The world’s largest transporter of passengers is preparing to change the way Indians travel. For the first time in 167 years, Indian Railways (IR) has begun the journey to allow private parties to operate trains.
On the anvil is a two-stage bidding process to award 12 rail clusters. The selection criterion is a simple one: whichever qualified bidder offers the highest share in gross revenue to Indian Railways for a cluster wins the bid. The bidder is free to fix fares as per the concession agreement and levy other charges normally seen in air travel, such as those for preferred seats, luggage etc.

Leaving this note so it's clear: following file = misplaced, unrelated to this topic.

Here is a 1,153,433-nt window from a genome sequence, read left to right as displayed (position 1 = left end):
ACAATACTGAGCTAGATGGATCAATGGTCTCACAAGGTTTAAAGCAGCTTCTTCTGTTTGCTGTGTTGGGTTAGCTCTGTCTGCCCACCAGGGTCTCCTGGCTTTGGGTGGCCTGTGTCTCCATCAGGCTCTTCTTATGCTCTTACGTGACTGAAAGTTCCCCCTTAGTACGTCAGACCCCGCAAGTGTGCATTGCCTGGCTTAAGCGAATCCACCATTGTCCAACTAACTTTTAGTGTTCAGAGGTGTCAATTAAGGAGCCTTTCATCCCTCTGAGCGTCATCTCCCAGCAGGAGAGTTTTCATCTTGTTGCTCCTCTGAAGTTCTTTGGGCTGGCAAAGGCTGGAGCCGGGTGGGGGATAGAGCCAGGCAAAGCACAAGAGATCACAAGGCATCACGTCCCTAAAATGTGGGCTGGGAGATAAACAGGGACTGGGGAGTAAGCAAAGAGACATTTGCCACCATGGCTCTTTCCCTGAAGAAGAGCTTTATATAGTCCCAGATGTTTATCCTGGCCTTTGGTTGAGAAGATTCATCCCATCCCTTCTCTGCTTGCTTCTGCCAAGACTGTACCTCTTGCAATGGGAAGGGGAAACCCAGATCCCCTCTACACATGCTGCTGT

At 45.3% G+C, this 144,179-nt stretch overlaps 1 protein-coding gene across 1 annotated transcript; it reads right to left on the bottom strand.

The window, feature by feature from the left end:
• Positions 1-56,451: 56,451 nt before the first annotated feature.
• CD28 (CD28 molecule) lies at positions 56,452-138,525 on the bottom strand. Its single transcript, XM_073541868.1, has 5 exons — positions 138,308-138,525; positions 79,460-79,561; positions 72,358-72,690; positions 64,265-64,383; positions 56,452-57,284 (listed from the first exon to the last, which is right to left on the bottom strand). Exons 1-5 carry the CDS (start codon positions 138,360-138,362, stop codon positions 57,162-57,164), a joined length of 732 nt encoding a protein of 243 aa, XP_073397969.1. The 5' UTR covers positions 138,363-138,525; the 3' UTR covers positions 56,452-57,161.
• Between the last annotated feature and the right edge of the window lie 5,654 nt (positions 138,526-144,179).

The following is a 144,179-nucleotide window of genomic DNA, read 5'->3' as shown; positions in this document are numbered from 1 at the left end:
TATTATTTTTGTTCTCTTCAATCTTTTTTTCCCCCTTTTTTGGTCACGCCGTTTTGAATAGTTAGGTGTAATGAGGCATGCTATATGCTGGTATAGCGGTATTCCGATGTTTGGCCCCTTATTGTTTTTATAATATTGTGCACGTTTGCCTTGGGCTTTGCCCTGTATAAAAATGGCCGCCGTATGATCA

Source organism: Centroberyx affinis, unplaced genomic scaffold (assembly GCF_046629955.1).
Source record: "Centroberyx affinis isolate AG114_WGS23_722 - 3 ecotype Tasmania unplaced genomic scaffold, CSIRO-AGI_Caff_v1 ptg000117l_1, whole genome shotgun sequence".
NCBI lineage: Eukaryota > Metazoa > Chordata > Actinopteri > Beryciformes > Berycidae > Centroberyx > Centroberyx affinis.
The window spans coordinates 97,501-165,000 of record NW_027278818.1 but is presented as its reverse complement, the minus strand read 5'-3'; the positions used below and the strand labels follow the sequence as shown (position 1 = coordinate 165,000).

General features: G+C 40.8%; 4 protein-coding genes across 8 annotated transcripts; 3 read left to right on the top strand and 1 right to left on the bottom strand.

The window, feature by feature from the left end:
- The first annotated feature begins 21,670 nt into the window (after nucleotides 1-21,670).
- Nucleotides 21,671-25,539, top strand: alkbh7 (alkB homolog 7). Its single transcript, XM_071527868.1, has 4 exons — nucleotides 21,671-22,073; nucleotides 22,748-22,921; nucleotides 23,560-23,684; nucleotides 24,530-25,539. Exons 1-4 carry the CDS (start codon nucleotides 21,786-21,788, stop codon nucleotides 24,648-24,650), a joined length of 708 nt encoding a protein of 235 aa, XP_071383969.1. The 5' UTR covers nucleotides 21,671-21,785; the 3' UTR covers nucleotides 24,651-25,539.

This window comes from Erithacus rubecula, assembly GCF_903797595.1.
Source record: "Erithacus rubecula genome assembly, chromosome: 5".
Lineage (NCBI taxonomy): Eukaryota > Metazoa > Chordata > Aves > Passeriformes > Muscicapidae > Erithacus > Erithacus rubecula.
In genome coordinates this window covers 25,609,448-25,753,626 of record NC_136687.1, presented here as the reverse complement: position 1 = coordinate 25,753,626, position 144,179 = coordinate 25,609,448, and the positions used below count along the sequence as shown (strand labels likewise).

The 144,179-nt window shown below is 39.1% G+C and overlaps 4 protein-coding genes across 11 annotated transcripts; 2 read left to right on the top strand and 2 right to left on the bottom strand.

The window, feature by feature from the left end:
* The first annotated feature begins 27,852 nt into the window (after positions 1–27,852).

Indian Railways has said that private operators will be running trains only on about 5 per cent of its vast network, at 151 trains. IR’s own trains, with subsidised fares, will continue to run on these routes alongside the private trains. The entire process is geared to provide passengers better services and enable induction of new technology into the railway network.
16 prospective bidders